You also need "Bypass content access control" permission - or you could use the “view_unpublished” module.Gotcha 8: Multiple meanings of “vid” in the database
This has baffled me, at least, when poking around in the database trying to figure out how to solve a case. And I am not the only one: http://drupal.stackexchange.com/questions/13266/what-does-vid-mean
marcvangend at Drupal Answers writes in http://drupal.stackexchange.com/a/13269 :
Unfortunately, vid can mean multiple things. That's not ideal, but I have not seen it causing problems (other than mild confusion now and then).
In the context of nodes, it means 'version id'. For every node in the node table, Drupal can save multiple versions in the node_revisions table. The version id is the unique identifier in the node_revisions table. (This is the vid you see in your query.)
In the context of taxonomy, vid means 'vocabulary id'. A vocabulary is a collection of related terms. Every vocabulary has a unique id.
In the context of the Views module, vid means 'view id'.
Teemu reported this one: If you are running EntityFieldQueries from cron, you might not get the expected results because EFQ does indeed add it’s own access checks.
Solution:$query = new EntityFieldQuery(); $query->entityCondition('entity_type', 'node') ->fieldCondition('field_something_id', 'value', $something_id) ->addMetaData('account', user_load(1));
The last line makes it sure its loaded as Dries.
An alternative is apparently to use this one (which was added in Drupal 7.15):->addTag('DANGEROUS_ACCESS_CHECK_OPT_OUT') Gotcha 10: Blocking users does not block immediately
Reigo reported this experience:
I once discovered a blocked user who had logged in before he was blocked, and he was still active! So after blocking, empty the session table.
Note: Emptying the session table will also log out ALL the site’s users - so you might think twice about that. One option is to remove the session for that specific user id.Gotcha 11: Want to disable the query pager? We’ll trip you up
If you have a query object and wish to return all items, you might try and set the limit to null or false to disable the pager. No go:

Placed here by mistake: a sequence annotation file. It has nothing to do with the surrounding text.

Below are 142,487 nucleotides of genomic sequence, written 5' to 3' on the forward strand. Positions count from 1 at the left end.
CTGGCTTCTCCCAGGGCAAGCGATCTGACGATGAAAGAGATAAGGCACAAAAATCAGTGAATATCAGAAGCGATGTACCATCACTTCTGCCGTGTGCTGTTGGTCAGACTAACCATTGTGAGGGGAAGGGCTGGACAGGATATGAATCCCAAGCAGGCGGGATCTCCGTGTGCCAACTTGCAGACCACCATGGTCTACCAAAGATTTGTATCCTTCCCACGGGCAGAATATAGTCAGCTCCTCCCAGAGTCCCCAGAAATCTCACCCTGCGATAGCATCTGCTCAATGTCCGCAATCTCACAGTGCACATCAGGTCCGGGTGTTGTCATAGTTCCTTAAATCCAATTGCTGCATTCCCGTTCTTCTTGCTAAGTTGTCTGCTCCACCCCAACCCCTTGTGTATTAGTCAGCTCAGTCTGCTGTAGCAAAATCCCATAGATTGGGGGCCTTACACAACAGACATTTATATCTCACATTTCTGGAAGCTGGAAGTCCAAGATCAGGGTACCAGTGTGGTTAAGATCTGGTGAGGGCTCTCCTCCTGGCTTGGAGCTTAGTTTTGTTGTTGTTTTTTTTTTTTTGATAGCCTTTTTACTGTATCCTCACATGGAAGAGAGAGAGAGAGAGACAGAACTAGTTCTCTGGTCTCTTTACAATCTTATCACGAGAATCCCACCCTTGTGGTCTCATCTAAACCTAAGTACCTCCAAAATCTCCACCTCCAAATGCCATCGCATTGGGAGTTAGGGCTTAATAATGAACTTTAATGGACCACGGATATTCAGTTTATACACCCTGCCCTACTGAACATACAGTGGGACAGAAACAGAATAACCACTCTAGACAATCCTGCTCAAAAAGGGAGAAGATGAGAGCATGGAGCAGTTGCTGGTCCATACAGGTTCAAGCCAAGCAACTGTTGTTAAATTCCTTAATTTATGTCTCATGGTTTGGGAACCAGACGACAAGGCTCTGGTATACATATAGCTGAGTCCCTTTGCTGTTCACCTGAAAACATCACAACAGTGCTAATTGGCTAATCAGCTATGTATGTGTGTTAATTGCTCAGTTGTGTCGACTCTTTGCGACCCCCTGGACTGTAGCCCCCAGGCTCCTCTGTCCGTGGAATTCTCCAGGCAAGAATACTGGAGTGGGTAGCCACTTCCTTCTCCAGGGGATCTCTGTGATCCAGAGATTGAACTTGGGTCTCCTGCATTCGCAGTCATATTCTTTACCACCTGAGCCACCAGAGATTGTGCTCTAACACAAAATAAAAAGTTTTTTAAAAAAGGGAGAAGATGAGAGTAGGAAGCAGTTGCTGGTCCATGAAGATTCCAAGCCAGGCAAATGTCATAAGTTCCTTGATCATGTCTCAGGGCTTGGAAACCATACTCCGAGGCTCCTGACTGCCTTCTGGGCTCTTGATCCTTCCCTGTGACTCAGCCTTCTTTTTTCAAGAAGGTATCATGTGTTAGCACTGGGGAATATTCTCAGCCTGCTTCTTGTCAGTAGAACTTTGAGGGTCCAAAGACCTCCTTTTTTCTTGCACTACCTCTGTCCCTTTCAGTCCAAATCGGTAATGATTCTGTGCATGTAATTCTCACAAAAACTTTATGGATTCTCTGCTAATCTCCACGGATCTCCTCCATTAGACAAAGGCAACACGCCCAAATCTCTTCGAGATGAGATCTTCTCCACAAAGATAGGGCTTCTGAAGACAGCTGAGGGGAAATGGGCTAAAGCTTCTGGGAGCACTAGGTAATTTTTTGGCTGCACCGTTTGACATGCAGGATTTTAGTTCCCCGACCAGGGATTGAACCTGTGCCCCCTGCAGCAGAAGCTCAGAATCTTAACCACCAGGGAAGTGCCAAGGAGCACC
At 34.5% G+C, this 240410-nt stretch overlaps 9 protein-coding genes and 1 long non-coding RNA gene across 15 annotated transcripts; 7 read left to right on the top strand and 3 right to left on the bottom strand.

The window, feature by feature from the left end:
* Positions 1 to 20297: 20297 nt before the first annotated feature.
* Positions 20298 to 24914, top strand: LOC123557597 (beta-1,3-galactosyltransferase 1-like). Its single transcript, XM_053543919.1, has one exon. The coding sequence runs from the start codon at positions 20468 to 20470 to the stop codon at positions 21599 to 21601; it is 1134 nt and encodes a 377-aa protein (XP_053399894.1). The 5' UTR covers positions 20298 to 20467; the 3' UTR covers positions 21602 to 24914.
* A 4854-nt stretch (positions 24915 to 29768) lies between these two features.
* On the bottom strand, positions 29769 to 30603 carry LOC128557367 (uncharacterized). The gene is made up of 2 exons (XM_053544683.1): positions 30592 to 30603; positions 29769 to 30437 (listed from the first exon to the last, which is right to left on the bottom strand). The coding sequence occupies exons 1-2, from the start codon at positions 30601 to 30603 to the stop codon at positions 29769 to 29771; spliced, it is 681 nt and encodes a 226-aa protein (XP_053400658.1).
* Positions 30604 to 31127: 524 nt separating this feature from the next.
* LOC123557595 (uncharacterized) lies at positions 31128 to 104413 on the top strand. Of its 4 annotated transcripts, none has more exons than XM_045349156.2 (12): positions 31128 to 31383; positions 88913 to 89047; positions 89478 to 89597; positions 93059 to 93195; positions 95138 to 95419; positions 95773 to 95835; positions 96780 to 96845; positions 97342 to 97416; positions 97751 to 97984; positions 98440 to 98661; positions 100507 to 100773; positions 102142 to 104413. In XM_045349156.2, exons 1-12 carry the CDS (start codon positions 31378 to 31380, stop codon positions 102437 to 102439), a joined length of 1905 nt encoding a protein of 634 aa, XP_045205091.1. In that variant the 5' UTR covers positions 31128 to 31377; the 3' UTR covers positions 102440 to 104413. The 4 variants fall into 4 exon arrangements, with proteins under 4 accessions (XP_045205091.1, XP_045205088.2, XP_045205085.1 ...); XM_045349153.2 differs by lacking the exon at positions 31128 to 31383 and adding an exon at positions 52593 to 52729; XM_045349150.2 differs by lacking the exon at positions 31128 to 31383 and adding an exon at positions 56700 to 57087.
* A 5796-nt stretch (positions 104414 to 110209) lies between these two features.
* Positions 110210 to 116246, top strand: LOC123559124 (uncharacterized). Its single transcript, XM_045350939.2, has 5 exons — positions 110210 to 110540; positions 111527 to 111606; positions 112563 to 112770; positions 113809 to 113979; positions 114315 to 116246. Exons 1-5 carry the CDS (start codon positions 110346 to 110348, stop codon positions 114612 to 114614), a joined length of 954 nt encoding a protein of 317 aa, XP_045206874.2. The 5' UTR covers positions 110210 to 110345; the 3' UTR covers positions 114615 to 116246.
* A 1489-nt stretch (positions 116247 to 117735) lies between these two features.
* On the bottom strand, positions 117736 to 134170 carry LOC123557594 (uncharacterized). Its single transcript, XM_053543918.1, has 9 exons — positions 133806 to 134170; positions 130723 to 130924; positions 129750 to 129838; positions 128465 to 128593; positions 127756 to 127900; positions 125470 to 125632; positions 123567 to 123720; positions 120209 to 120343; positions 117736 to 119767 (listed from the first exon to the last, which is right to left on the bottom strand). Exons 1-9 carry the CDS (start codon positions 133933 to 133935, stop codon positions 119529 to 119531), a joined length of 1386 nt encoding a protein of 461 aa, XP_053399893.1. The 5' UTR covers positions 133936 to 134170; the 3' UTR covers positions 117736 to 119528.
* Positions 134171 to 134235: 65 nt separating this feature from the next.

States:Specify the maximum number of elements per page for this query. The default if not specified is 10 items per page. $limit: An integer specifying the number of elements per page. If passed a false value (FALSE, 0, NULL), the pager is disabled.
Did you think that a disabled pager would return all results? Sorry, daften states this https://api.drupal.org/comment/13964#comment-13964
I would expect disabling the pager would mean everything is shown, instead nothing is returned.
Gotcha :)Gotcha 12: Views with date filter not returning what you want
I was struggling with a view with filters for a date field, that did not return what I wanted. I suppose the following conversation speaks for itself:[15:08:17] Ilmari: ha! [15:08:19] Ilmari: I got it [15:08:26] Ilmari: Guess what, its the granularity [15:08:32] Ilmari: It is set to "day" [15:08:38] Ilmari: instead of seconds [15:08:56] Ilmari: In the "settings" part of the filter (separate settings) [15:09:16] Ilmari: Filter granularity => Day [15:09:21] Ilmari: should be => Second [15:10:36] Ilmari: Did you find "Filter granularity" under "Settings" for the filter? [15:11:08] Bernt: I didn't find that [15:11:09] Ilmari: Pretty annoying that the default is a day [15:11:18] Ilmari: Content: Date - end date:value2 (yesterday) | Settings [15:11:25] Ilmari: --> "Settings" [15:11:32] Bernt: Oh hah there!! GRRRRRRR hitting my head in the wall [15:11:36] Ilmari: :D [15:11:36] Bernt: or on the desk, it is closer [15:12:02] Ilmari: I've encountered that exact problem several times, i always forgot to check those settings.. [15:12:22] Ilmari: ..and the default "day" granularity doesn’t really make sense, usually [15:12:56] Bernt: Thanks man [15:13:45] Ilmari: heh [15:13:50] Ilmari: Glad I could help this time [15:13:50] Bernt: Well, another GOTCHA for my list
So when you are working with a date field in views, remember to check what the granularity setting of the field is. Date defaults to day, which doesn’t work too well if you are more interested in now!Gotcha 13: Site name in a feature that depends on ..
Florian reported this find:
Don't export the site name in a feature that's a dependency of an installation profile, or you won't be able to install.
It just happens that the installer checks the site name to test if Drupal has already been installed or not, so if you add that variable to a feature, then it thinks that the installation has already been done.
In the meantime, you can just set the title during an install task (that runs later in the process).